Education Notes

Some parents stand against masks, mandatory vaccination for upcoming school year

Parents have many different opinions about how schools should set up illness-prevention rules and protocols for the 2021-22 school year, and Door County school boards will soon decide how to proceed.

After six parents recently told the Sturgeon Bay School Board their wishes and concerns about potential pandemic protocols, Superintendent Dan Tjernagel told them the board will make a plan that will likely have fewer options for families and teachers than the 2020-21 school year plan did.

Parent Nicole Carmody asked the Sturgeon Bay district to make masks optional and to not perform contact tracing if a student becomes ill with COVID-19 or a new strain. If the district hosted a vaccination clinic for students younger than 12, Carmody said, the district should “not coerce people to take” what she referred to as an “experimental drug.” 

Parent Jamie Haslam said if the district required the youngest students to wear masks, she might teach her son at home so he could see her lips and mouth and how to form letters and sounds properly when speaking. She also mentioned the social ramifications for students who could not see their peers’ facial expressions.

Sturgeon Bay School Board President Mike Stephani said he wanted to have the school year and rules structured early this summer so families could plan. He said hindsight is 20/20, and time has shown that the board made the right decision to provide in-classroom learning as an option from the start of the last school year. 

Many schools are not providing remote learning or remote teaching options in 2021-22, and Sturgeon Bay most certainly will not provide as much flexibility this fall as it did last year. Although Stephani wants to have solid plans in place, a problematic coronavirus variant could cause the district to have to “roll with the changes.”

Tjernagel discussed multiple operational decisions he needed to make, such as what to do if students were required to quarantine and the district was not set up the way it was last year for students to seamlessly switch to home-based remote learning. He also said the board needed to decide how to handle staff members who had to be quarantined but didn’t have the option of teaching from home, and what would happen if the district required a teacher to stay home but he or she had run out of sick leave.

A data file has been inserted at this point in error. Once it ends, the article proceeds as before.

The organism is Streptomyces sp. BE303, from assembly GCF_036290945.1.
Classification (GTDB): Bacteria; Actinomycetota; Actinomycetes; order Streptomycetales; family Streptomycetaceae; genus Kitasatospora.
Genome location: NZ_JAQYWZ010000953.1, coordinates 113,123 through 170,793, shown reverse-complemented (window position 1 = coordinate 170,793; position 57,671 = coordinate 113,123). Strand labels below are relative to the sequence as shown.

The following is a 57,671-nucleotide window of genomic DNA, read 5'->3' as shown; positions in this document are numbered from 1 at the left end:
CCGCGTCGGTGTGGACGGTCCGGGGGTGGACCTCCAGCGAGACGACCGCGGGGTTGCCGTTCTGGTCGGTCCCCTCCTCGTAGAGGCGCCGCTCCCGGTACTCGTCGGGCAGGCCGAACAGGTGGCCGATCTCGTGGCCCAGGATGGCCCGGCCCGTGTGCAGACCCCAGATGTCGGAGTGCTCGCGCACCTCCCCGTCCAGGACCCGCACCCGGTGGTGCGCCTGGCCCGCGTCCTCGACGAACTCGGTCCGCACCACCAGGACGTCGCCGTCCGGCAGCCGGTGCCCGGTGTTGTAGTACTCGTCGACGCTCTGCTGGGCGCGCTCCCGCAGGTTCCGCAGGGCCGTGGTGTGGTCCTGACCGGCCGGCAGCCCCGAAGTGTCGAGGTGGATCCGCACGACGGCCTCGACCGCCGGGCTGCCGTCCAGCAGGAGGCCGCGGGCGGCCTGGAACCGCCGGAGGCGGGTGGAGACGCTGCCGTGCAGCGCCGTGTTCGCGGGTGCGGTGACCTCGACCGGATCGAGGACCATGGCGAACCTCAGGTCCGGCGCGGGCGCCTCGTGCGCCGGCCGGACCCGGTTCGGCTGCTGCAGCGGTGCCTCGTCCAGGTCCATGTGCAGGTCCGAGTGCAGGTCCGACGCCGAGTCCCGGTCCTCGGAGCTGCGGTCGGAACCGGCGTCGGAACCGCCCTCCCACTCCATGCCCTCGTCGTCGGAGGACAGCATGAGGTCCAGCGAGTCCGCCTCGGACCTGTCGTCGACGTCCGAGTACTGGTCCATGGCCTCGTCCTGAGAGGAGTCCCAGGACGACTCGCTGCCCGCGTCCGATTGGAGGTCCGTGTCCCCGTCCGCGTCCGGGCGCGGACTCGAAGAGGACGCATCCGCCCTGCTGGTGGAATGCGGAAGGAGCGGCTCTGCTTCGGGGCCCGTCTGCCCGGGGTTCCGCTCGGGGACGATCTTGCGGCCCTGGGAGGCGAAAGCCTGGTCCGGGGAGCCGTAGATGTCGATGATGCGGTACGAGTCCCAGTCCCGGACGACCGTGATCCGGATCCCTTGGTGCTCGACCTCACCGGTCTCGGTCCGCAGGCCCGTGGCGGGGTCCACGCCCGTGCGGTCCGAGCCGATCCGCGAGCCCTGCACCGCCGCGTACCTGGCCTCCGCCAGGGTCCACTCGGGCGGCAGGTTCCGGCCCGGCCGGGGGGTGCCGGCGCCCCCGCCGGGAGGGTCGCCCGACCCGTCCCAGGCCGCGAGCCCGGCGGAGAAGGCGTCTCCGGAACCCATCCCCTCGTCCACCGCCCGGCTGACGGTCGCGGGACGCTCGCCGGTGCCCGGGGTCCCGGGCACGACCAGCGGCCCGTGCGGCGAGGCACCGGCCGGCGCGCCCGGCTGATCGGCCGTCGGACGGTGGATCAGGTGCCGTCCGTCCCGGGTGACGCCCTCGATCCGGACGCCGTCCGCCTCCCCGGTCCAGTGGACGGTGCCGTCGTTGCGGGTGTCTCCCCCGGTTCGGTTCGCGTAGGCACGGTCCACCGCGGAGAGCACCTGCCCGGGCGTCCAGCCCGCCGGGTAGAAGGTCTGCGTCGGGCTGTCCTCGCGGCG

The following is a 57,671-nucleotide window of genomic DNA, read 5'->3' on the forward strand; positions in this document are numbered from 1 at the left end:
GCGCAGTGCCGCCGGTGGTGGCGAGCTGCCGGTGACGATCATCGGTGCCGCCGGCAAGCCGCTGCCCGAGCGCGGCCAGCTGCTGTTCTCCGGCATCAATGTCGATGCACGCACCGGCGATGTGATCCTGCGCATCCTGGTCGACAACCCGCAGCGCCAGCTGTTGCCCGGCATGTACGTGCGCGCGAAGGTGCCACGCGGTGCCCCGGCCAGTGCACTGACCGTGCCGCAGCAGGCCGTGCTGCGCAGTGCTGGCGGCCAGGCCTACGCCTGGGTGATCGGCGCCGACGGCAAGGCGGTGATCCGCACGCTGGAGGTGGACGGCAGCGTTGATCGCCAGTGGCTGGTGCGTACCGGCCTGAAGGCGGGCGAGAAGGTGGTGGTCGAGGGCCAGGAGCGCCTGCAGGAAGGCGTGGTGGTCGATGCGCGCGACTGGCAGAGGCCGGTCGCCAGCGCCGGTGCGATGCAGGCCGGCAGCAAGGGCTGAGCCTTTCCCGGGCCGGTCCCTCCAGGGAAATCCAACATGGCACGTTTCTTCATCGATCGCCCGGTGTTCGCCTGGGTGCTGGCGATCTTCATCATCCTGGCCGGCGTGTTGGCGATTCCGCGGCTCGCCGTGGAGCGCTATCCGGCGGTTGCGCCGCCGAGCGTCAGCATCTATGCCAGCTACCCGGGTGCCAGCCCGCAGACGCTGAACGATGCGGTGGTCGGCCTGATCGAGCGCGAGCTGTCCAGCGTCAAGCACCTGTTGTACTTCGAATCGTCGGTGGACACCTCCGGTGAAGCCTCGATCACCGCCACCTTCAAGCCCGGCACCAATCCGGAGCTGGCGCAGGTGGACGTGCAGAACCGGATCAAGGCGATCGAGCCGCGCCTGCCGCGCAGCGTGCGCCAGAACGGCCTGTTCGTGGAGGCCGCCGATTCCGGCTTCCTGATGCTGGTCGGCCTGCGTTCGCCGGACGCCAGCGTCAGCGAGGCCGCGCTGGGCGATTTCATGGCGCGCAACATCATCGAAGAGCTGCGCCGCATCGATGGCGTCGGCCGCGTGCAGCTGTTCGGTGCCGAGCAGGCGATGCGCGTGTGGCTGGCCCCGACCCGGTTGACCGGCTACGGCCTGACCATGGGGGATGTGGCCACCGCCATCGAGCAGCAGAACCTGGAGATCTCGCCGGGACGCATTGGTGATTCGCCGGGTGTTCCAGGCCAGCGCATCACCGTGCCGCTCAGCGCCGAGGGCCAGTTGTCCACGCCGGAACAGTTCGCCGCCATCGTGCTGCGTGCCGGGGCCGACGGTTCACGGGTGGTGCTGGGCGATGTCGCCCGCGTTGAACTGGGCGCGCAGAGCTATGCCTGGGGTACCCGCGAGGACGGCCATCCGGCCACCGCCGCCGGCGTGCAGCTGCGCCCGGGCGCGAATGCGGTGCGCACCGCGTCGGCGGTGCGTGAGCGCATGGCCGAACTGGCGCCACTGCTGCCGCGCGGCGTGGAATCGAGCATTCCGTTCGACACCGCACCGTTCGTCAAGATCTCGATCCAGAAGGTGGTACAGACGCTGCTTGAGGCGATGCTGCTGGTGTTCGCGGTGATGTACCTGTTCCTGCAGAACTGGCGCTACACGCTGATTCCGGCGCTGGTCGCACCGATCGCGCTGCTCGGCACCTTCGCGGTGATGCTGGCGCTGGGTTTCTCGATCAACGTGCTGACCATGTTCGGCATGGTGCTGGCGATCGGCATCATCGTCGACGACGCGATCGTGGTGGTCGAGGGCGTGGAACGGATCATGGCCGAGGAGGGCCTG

“The reality is, anybody who thinks people are going to be as accommodating next fall as they were the last year and a half, I think lives in a different universe than me,” Tjernagel said. “For anyone who takes issue with that, I’m not speaking for the board.”

Regarding people’s opinions about facial coverings and vaccinations, Tjernagel said, “Different opinions may not match, but how do we navigate all of that and not fall apart over some of these issues?”

Stephani said the COVID-19 situation had improved remarkably during the past 60-120 days, and he hoped data would make things even more clear during the next 30 days so the district could provide information to help parents make decisions.

Other Door County school districts such as Gibraltar and Southern Door also plan to decide about potential pandemic protocols during the next month, according to their superintendents.

Medical Professional Provides Input 

Dr. Amy Fogarty, a Door County Medical Center pediatrician, accepted an invitation to speak to the Sturgeon Bay School Board about lingering COVID-19 concerns. She also shared some facts about in-school attendance during the past year.

The county recorded hardly any cases that originated from contacts in the schools. She said Sevastopol had one case of intra-school transmission, and one of the private schools had some cases. 

At present, with COVID-19 cases declining but concerns growing about new coronavirus strains, Fogarty answered questions about whether to require students 11 and younger to wear masks and whether to perform labor-intensive contact tracing if there are new cases.

“Masks work,” Fogarty said, referring to preventing disease spread when contact is limited. 

Masks got a bad rap last spring because they’re not perfectly sealed like the masks surgeons and nurses wear, Fogarty said. Not counting kissing or other germ-spreading contact, inexpensive masks protect people from COVID-19, she said.

Fogarty said she believed that, as the situation stands now, if the district did not require elementary-school students to wear masks, it would have to perform contact tracing and have quarantine protocols in place. 

The Centers for Disease Control still classifies COVID-19 as a Category 1 communicable disease, with quarantine, reporting and contact tracing protocols in place for schools, just like for measles or pertussis (whooping cough). 

Fogarty said the district might avoid contact tracing if it continues mask requirements for students who are not vaccinated. Still, she said data and information are likely to change between now and July, and again before school starts.

The state has not yet made COVID-19 vaccinations available for children younger than 12, and it began vaccinations for ages 12-15 only in early May.

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